Heart disease is the leading cause of death for both men and women in the United States. Here's an even more startling statistic: More Americans die of heart disease than all cancers combined.

In recognition of American Heart Month in February, Lake Regional Health System is providing education to Lake Sun readers on various heart health topics.

Heart disease is the leading cause of death for both men and women in the United States. Here’s an even more startling statistic: More Americans die of heart disease than all cancers combined.

“If you want to live a long, healthy life, take care of your heart,” said Lake Regional Cardiologist Zubair Khan, M.D., FACC. “Heart disease is preventable in many cases. Learn what risk factors you have and then take steps to get those under control.”   

Change What You Can

The American Heart Association divides the major risk factors for heart disease into two categories: factors individuals can change and factors individuals cannot change. 

The factors individuals cannot change include age, gender and heredity: People who are 65 or older, males, and people whose parents have had heart disease face an increased risk. So do members of some races, including African Americans and Mexican Americans.

“Although you cannot change these risk factors, knowing about them is important,” Dr. Khan said. “You can be on high alert to catch problems early. Plus, you will know that it’s essential to control other risk factors.” 

Risk factors for heart disease that people can change include:

Smoking. Smokers’ risk of developing coronary heart disease is two to four times that of nonsmokers, according to the American Heart Association. In addition, cigarette smoking is a powerful independent risk factor for sudden cardiac death in patients with coronary heart disease.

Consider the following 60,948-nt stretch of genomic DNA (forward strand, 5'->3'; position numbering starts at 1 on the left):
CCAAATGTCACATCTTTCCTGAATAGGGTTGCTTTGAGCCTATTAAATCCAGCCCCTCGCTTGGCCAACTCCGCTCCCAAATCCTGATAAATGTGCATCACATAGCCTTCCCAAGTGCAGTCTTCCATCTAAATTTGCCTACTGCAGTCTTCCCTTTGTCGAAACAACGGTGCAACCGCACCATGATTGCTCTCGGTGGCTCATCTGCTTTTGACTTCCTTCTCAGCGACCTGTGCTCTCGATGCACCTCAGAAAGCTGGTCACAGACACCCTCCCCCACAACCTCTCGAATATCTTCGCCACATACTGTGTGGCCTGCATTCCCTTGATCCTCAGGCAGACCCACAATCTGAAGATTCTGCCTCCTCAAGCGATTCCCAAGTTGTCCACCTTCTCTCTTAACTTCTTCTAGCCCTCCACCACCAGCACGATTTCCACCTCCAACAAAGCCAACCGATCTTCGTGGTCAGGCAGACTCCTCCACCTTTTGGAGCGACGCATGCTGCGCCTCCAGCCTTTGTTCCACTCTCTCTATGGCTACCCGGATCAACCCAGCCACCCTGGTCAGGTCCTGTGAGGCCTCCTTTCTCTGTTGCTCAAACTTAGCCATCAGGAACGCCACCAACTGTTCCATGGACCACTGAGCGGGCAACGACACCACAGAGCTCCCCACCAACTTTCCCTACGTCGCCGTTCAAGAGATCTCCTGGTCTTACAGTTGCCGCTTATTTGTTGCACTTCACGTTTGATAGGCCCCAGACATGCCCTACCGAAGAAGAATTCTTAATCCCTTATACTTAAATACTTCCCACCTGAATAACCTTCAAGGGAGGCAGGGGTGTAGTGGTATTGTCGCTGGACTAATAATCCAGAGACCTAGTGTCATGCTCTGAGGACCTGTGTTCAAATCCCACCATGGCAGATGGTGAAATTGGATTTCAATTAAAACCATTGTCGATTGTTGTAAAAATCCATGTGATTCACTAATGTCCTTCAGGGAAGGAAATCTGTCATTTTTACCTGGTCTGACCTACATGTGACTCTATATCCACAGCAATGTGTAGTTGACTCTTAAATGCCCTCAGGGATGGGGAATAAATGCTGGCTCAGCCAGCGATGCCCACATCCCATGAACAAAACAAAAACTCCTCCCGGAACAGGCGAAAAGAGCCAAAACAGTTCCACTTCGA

“If you smoke, stop,” Dr. Khan said. “If you want to stop but don’t know how, talk to your doctor. There are various helps available.”  

High blood cholesterol. Individuals should know their total cholesterol levels, as well as their levels of LDL “bad” cholesterol, HDL “good” cholesterol and triglycerides. 

“High cholesterol is a major risk factor for heart attack and stroke, but it has no symptoms,” Dr. Khan said. “A blood test is the only way to find it. The test is called a lipid profile or lipid panel.”

Once high blood cholesterol is diagnosed, treatment usually starts with lifestyle changes, such as exercising and healthier eating. If these don’t bring satisfactory results, medication might help.  

High blood pressure. High blood pressure increases the heart’s workload, increasing the risk of stroke, heart attack, kidney failure and congestive heart failure. It, too, has no symptoms but can be found with screening.

“Lifestyle changes also impact this risk factor,” Dr. Khan said, adding healthy eating, regular physical activity, maintaining a healthy weight, managing stress, avoiding tobacco smoke and limiting alcohol are all important to blood pressure. Medication might also help.

Obesity and overweight. People who have excess body fat — especially at the waist — are more likely to develop heart disease and stroke even if they have no other risk factors. And, being obese or overweight increases a person’s risk of developing several of the other risk factors, compounding the risk. 

“Many Americans underestimate the risk associated with their extra weight,” Dr. Khan said. “Many people who think they are just overweight are actually obese and at high risk for health problems. A body mass index shows if you are overweight or obese and by how much. Seeing this number can help people wake up to their real need for change.”

Individuals who take the time to learn their risk factors position themselves to take control of their heart health.

“Getting screened for risk factors is the first step,” Dr. Khan said. “Once you know your risk, it’s time to take action to protect your heart.”